Survey Participation Effects in Conflict Research
with Alexander De Juan, R&R at Journal of Peace Research.
Academic and policy interest in post-war political opinion has increased tremendously. One unexpected consequence of this surge of survey research is a growing probability that individuals will be interviewed multiple times. However, if participating in one survey causes respondents to change their attitudes or behavior, their subsequent survey responses may be biased in comparison to the rest of the sample population. Our paper aims to investigate such “survey participation effects” in conflict contexts. We draw on original, population-based survey data collected in the Eastern Democratic Republic of Congo (DRC). Our primary explanatory variable is previous survey participation. A staggering 18 percent of respondents in our representative sample report that they have been interviewed before. Multivariate analyses demonstrate that their stated attitudes on social relations, political institutions, gender norms and war-time victimization differ substantively from the responses of first-time interviewees. Moreover, our analyses indicate that experienced respondents have specific response styles – in particular, a tendency to support extreme response options. Lastly, we show that previous survey experience could in principle bias certain standard models on the sociopolitical legacy of violence. These findings underscore the potential effects of field research on the societies under investigation and call for a more careful consideration and analysis of the impact of survey data collection in and on conflict contexts.
Female Leaders, Regime Type and Public Goods Provision
with Anja Osei
Our article starts with the observation that the share of women in parliaments has increased steadily over the last decades worldwide. Apart from the descriptive representation of women, do more women in parliament substantively affect public policy more generally? And if so how? Drawing on a rich literature that suggests women to be more prosocial than men on average, we argue that a higher share of women in parliaments increases the salience of other-regarding preferences in the legislative arena. By extension, this manifests in higher degrees of public goods policies. We refine our argument suggesting that this effect is conditional on a state’s regime type. We test our arguments with a mixed-method design. First, using time-series cross-sectional data we find that up from a share of 10%, female MPs make a substantive difference in increasing public (as opposed to private) goods provision. We also find that this effect depends on regime type and only works in democracies. Second, we use coarsened exact matching to select two cases along a most-similar systems design. The quantitative analysis lends strong support to our argument and thereby contributes to filling a gap in the literature on the substantive impact of women in politics.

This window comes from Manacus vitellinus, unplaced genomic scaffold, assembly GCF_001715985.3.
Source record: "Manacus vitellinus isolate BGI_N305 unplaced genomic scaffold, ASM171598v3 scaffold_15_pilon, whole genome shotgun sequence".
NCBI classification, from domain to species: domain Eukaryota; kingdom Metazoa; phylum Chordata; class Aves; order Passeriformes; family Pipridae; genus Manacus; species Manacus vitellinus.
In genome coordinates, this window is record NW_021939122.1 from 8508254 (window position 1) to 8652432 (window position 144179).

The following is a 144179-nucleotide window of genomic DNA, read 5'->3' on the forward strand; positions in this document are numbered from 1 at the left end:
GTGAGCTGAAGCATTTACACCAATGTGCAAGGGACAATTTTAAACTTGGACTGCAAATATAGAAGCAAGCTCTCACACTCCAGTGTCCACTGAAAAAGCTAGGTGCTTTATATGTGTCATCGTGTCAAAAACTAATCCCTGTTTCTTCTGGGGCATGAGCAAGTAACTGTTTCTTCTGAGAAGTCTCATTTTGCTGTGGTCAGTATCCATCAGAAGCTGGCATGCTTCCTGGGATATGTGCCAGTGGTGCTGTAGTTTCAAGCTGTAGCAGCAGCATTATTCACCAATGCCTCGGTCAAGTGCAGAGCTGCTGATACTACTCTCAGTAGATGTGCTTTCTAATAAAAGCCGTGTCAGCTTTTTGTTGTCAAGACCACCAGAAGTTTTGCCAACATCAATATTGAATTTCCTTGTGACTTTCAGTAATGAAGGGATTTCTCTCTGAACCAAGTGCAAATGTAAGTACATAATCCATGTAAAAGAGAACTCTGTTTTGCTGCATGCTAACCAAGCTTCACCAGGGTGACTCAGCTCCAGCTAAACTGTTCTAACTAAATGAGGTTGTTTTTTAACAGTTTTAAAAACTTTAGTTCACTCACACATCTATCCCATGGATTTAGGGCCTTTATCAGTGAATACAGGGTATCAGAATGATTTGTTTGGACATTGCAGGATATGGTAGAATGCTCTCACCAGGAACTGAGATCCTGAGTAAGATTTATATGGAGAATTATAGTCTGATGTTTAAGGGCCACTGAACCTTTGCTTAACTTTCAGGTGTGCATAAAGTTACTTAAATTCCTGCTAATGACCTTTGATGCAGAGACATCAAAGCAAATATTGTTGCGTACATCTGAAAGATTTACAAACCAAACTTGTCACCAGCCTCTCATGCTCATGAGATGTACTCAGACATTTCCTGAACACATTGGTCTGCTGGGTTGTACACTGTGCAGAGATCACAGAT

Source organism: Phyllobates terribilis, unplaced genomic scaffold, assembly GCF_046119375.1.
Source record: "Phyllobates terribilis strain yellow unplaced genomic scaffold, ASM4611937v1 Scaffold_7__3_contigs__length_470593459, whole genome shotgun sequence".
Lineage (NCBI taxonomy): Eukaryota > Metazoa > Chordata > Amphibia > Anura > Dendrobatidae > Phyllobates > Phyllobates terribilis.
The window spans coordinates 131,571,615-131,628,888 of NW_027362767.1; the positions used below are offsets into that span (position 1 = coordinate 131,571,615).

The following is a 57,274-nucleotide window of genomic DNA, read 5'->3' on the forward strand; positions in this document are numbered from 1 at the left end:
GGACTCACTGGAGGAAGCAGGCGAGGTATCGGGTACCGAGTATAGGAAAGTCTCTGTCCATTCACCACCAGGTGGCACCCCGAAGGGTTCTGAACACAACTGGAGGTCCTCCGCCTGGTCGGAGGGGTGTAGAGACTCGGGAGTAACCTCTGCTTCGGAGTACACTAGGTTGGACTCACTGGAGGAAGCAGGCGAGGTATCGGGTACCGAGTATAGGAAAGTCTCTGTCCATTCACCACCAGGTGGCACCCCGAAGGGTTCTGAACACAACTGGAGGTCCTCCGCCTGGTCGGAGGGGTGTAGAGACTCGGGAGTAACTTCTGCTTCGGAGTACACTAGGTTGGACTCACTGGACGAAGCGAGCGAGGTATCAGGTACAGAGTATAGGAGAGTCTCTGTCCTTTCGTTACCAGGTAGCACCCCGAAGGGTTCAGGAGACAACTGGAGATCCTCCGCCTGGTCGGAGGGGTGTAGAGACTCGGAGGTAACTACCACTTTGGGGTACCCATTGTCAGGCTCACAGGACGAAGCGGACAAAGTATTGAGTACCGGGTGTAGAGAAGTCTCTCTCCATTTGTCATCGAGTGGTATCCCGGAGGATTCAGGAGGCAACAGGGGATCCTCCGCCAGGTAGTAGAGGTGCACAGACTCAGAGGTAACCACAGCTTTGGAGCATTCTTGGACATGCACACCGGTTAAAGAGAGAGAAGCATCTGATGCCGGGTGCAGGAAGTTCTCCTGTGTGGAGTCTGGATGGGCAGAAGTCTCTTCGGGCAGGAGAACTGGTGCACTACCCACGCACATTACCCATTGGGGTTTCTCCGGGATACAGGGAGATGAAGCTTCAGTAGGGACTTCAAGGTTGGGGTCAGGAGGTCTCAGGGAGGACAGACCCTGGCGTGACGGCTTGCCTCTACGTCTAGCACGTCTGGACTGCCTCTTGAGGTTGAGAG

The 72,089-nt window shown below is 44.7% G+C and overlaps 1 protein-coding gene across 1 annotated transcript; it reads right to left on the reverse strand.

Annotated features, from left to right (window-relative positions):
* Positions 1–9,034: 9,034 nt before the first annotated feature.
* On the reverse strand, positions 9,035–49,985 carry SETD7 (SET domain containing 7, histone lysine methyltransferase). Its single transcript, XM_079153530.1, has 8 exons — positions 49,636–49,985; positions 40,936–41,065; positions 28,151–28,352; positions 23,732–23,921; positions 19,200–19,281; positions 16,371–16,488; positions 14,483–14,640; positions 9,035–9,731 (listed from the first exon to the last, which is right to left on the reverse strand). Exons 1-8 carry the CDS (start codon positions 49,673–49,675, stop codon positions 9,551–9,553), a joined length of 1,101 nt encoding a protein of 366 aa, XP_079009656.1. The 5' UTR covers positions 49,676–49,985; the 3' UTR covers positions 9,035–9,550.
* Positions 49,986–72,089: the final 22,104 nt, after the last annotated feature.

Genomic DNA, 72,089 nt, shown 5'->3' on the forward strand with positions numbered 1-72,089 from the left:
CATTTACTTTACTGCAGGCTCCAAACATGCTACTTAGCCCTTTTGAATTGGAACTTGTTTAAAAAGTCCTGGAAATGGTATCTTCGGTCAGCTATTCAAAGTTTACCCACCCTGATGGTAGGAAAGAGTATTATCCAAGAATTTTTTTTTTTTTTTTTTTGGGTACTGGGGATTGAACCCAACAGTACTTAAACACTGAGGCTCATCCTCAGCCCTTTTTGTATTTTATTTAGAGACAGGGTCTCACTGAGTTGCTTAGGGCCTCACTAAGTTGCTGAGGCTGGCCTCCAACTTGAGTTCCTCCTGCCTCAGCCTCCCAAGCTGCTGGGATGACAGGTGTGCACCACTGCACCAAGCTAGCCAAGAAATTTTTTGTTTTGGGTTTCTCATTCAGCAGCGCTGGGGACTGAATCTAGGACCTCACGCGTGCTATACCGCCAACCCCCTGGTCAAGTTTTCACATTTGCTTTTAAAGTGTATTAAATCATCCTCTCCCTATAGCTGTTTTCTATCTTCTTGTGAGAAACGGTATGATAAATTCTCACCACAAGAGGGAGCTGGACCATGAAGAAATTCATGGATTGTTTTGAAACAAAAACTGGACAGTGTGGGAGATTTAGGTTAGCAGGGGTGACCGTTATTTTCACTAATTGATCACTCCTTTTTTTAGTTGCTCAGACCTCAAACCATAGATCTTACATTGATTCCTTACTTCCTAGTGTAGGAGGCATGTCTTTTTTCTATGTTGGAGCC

Conflict-Related Sexual Violence, Misreporting and Social Resilience: Evidence from a List Experiment in the DR Congo
with Summer Lindsey and Angelica Becerra
Misreporting to sensitive questions including conflict-related sexual violence (CRSV) is common in surveys. To address this problem, we administered a list experiment (aka item count technique) to 1,000 respondents in eastern Congo. First, we show that the estimated prevalence of CRSV changes from 6% in a direct question to 12% in the list experiment, suggesting that 6% of the respondents have misreported CSRV exposure. Second, we compare the effect of the direct question and the list experiment in a multivariate regression framework on several measures of social integration. We find no evidence that CRSV is related to social exclusion as suggested by previous qualitative studies. On the contrary, the list experiment reveals that CRSV-affected households are more socially active and engaged in their community, a finding that resonates with recent quantitative studies. We explore some potential mechanism and find that misreporting is related to anticipated stigmatization, social norms related to conformity as well as perceived state support. The paper contributes to a major gap in research on sexual violence by comparing direct and indirect techniques to measure CRSV.
Rape by Armed Groups, Social Stigmatization and Support Interventions: Evidence from Eastern Congo
with Summer Lindsey
Qualitative studies have shown that victims of rape by armed groups and their families experience social stigmatization. We build on this important work and provide new theory on the societal conditions under which stigma intensifies and decreases. Drawing on an original population-based survey experiment in the eastern Democratic Republic of Congo (DRC), we document the effects of rape by armed groups on stigma. On average victims and their families experience higher levels of stigma compared to unaffected families. We explicate a social theory of stigma to better understand the nature of these effects, finding that the effects of rape are dependent on community norms. Furthermore, our analysis shows that when rape-affected families participate in support interventions designed to address the social nature of stigma, stigmatization becomes indistinguishable from unaffected households. Our article builds on the findings from qualitative studies and significantly expands our knowledge by providing a refined theory and representative data on the prevalence of conflict-related sexual violence, its effect on stigma and the role of interventions in mitigating the negative effects.